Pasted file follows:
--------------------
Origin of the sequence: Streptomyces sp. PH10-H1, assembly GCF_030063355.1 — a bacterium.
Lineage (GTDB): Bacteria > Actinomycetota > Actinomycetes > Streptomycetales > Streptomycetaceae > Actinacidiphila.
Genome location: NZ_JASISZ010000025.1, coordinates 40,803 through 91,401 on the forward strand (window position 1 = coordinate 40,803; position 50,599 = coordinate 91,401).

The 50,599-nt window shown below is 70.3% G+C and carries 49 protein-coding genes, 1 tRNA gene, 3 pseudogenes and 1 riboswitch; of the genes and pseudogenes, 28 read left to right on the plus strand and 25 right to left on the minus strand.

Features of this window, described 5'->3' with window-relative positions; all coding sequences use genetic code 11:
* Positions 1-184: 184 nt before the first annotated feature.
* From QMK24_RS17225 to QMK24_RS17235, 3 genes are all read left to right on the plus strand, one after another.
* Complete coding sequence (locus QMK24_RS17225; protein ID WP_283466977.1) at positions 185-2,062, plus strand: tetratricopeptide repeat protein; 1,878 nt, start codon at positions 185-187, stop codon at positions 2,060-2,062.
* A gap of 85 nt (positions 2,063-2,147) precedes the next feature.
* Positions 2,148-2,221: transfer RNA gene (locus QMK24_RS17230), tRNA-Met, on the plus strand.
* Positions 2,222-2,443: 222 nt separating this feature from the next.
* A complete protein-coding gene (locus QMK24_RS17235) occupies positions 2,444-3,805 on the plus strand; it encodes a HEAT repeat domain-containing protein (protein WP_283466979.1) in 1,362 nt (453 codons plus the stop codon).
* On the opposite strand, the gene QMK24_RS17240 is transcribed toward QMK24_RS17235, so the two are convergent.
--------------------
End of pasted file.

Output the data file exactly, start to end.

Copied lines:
Origin of the sequence: Streptomyces sp. PH10-H1, assembly GCF_030063355.1 — a bacterium.
Lineage (GTDB): Bacteria > Actinomycetota > Actinomycetes > Streptomycetales > Streptomycetaceae > Actinacidiphila.
Genome location: NZ_JASISZ010000025.1, coordinates 40,803 through 91,401 on the forward strand (window position 1 = coordinate 40,803; position 50,599 = coordinate 91,401).

The 50,599-nt window shown below is 70.3% G+C and carries 49 protein-coding genes, 1 tRNA gene, 3 pseudogenes and 1 riboswitch; of the genes and pseudogenes, 28 read left to right on the plus strand and 25 right to left on the minus strand.

Features of this window, described 5'->3' with window-relative positions; all coding sequences use genetic code 11:
* Positions 1-184: 184 nt before the first annotated feature.
* From QMK24_RS17225 to QMK24_RS17235, 3 genes are all read left to right on the plus strand, one after another.
* Complete coding sequence (locus QMK24_RS17225; protein ID WP_283466977.1) at positions 185-2,062, plus strand: tetratricopeptide repeat protein; 1,878 nt, start codon at positions 185-187, stop codon at positions 2,060-2,062.
* A gap of 85 nt (positions 2,063-2,147) precedes the next feature.
* Positions 2,148-2,221: transfer RNA gene (locus QMK24_RS17230), tRNA-Met, on the plus strand.
* Positions 2,222-2,443: 222 nt separating this feature from the next.
* A complete protein-coding gene (locus QMK24_RS17235) occupies positions 2,444-3,805 on the plus strand; it encodes a HEAT repeat domain-containing protein (protein WP_283466979.1) in 1,362 nt (453 codons plus the stop codon).
* On the opposite strand, the gene QMK24_RS17240 is transcribed toward QMK24_RS17235, so the two are convergent.